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16 Hastings Race & Poverty L.J. 1 (2019)

handle is hein.journals/hasrapo16 and id is 1 raw text is: 

                         The   Birth of a Nation:

   A  Study of Slavery in Seventeenth-Century Virginia

                          RANDOLPH M. MCLAUGHLIN*

     Race  based  slavery in North America  had  its origins in seventeenth-century
Virginia.  Initially, the position of the African worker was similar to that of the
indentured servants from  England.'  During  the early to mid-seventeenth century,
both  African and  English indentured  servants served  for a period of  years and
received the protections to which a servant was entitled.2 However, during the 1640s
there appeared examples   of Africans also being held as slaves.3 Thus, during the
seventeenth  century there existed a dual system  of servitude or bondage   for the
African  worker.  One   basis for this duality was the common law practice that
mandated  that Christians could not hold fellow Christians as slaves.4
      This dual system existed until the 1660s when the Virginia General Assembly,
the legislative and highest judicial body in the colony, began to enact legislation that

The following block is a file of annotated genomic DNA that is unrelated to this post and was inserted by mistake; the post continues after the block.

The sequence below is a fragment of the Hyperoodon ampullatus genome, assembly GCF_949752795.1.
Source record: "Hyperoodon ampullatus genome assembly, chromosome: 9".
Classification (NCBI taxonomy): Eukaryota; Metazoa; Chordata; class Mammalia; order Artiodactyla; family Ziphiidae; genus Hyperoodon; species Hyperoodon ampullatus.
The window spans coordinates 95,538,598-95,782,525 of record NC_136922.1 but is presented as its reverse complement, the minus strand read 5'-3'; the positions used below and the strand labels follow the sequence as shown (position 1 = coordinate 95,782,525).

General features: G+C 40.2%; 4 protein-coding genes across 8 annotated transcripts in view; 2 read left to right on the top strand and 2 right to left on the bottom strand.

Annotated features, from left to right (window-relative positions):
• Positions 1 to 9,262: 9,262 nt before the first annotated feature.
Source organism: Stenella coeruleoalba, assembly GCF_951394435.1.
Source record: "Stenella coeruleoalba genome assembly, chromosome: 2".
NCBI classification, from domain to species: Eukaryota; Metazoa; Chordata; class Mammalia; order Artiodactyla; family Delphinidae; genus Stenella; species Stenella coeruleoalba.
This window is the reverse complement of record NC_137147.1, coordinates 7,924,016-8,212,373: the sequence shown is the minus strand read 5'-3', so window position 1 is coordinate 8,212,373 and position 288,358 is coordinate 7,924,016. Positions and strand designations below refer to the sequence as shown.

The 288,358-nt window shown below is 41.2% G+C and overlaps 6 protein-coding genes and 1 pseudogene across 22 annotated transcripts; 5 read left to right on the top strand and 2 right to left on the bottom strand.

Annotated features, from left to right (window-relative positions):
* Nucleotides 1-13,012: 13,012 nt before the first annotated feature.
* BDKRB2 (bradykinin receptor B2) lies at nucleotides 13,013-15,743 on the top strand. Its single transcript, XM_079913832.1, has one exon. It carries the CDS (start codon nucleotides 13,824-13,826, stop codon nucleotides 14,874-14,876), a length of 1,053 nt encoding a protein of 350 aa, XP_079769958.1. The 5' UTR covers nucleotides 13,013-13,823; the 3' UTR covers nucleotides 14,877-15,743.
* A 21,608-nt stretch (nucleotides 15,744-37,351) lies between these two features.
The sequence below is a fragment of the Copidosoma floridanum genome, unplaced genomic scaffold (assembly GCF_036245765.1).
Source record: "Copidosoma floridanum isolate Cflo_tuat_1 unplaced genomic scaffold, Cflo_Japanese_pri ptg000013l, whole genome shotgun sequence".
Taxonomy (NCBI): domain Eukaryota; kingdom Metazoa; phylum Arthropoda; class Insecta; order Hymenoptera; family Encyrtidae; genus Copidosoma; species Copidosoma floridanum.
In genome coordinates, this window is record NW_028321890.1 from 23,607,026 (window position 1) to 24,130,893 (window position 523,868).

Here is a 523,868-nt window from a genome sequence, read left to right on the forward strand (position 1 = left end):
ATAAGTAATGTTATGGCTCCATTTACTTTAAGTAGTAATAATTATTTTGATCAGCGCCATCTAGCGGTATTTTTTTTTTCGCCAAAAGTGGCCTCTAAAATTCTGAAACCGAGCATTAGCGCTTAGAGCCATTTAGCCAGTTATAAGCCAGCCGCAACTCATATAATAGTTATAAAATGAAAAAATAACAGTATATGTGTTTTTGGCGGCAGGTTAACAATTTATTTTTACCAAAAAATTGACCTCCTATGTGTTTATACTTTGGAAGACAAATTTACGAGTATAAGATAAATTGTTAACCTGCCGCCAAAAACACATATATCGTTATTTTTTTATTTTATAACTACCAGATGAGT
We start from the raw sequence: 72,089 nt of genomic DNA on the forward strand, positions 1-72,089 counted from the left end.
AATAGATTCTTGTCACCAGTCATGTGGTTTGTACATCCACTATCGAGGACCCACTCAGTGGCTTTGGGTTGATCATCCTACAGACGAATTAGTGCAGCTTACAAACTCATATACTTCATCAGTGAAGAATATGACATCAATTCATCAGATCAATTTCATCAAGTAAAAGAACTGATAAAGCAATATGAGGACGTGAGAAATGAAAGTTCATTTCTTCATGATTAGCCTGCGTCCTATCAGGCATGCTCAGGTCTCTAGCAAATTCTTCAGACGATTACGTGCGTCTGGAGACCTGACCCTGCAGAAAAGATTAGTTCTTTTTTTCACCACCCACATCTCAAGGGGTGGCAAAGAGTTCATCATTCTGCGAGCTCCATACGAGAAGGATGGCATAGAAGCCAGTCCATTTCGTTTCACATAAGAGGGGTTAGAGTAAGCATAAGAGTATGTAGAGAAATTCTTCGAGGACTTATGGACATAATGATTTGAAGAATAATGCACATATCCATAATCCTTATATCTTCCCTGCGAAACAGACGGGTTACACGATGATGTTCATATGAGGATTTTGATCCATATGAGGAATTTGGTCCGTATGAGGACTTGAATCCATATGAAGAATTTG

made  it more difficult for Africans to assert claims that they were servants and not
slaves.5 While  the legal status of the black worker declined, that of white servants
was  elevated. White  servants were granted  protections under the laws as African

     *  The author is a professor of law at the Elisabeth Haub School of Law at Pace
University (Pace). I wish to thank Debra S. Cohen, Adjunct Professor of Civil Rights Law
at Pace, for her review and comments on the final draft of this article. I want to express my
appreciation and gratitude to Marie S. Newman, Law Library Director and Professor of Law
at Pace, for her assistance in retrieving the authorities and sources for this article. I also thank
Trevor P. Hall, Ph.D., whose work on first contacts between Africans and Europeans in West
Africa inspired my inquiry into such contacts in Virginia. I express my appreciation to Theron
D. Cook, M.Div., for his review and retention of an earlier draft of this article. Finally, I also
wish to thank Matthew Lawrence and the editorial staff at the Hastings Race and Poverty Law
Journal for their efforts to bring this work to fruition.
    1.  See infra notes 25-44 and accompanying text for a discussion of the comparable status
of the English indentured servants and the African servant.
    2.  See infra notes 67-73 and accompanying text for a discussion of the thesis that both
servants, black and white, had similar conditions of servitude during the 1640-1660 period.
     3. See infra notes 80-81, 86 and accompanying text for examples of the duality in the
status of African workers.
    4.  See infra notes 89-101 and accompanying text for a discussion of cases wherein
African workers petitioned for freedom based on their conversion to Christianity.
    5.  See infra notes 108, 112 and accompanying text for an analysis of the statutes that
established the contours of the slavery institution during the 1660s.


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